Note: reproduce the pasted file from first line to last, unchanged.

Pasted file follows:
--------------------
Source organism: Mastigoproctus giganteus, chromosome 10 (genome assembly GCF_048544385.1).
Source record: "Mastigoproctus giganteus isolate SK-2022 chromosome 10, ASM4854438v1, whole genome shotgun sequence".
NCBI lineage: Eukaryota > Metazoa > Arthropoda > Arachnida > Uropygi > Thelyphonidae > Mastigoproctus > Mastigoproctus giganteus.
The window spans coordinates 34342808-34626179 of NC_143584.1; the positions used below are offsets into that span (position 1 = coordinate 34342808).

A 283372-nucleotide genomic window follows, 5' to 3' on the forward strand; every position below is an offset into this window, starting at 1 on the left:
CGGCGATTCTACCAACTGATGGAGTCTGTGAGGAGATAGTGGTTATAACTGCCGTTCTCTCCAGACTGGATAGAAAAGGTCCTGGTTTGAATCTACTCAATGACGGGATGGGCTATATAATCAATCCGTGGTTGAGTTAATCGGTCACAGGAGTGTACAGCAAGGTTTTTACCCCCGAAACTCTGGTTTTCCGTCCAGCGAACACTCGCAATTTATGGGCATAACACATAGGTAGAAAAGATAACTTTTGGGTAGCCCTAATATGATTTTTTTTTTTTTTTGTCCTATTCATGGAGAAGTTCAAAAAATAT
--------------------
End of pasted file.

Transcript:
Source organism: Mastigoproctus giganteus, chromosome 10 (genome assembly GCF_048544385.1).
Source record: "Mastigoproctus giganteus isolate SK-2022 chromosome 10, ASM4854438v1, whole genome shotgun sequence".
NCBI lineage: Eukaryota > Metazoa > Arthropoda > Arachnida > Uropygi > Thelyphonidae > Mastigoproctus > Mastigoproctus giganteus.
The window spans coordinates 34342808-34626179 of NC_143584.1; the positions used below are offsets into that span (position 1 = coordinate 34342808).

A 283372-nucleotide genomic window follows, 5' to 3' on the forward strand; every position below is an offset into this window, starting at 1 on the left:
CGGCGATTCTACCAACTGATGGAGTCTGTGAGGAGATAGTGGTTATAACTGCCGTTCTCTCCAGACTGGATAGAAAAGGTCCTGGTTTGAATCTACTCAATGACGGGATGGGCTATATAATCAATCCGTGGTTGAGTTAATCGGTCACAGGAGTGTACAGCAAGGTTTTTACCCCCGAAACTCTGGTTTTCCGTCCAGCGAACACTCGCAATTTATGGGCATAACACATAGGTAGAAAAGATAACTTTTGGGTAGCCCTAATATGATTTTTTTTTTTTTTTGTCCTATTCATGGAGAAGTTCAAAAAATAT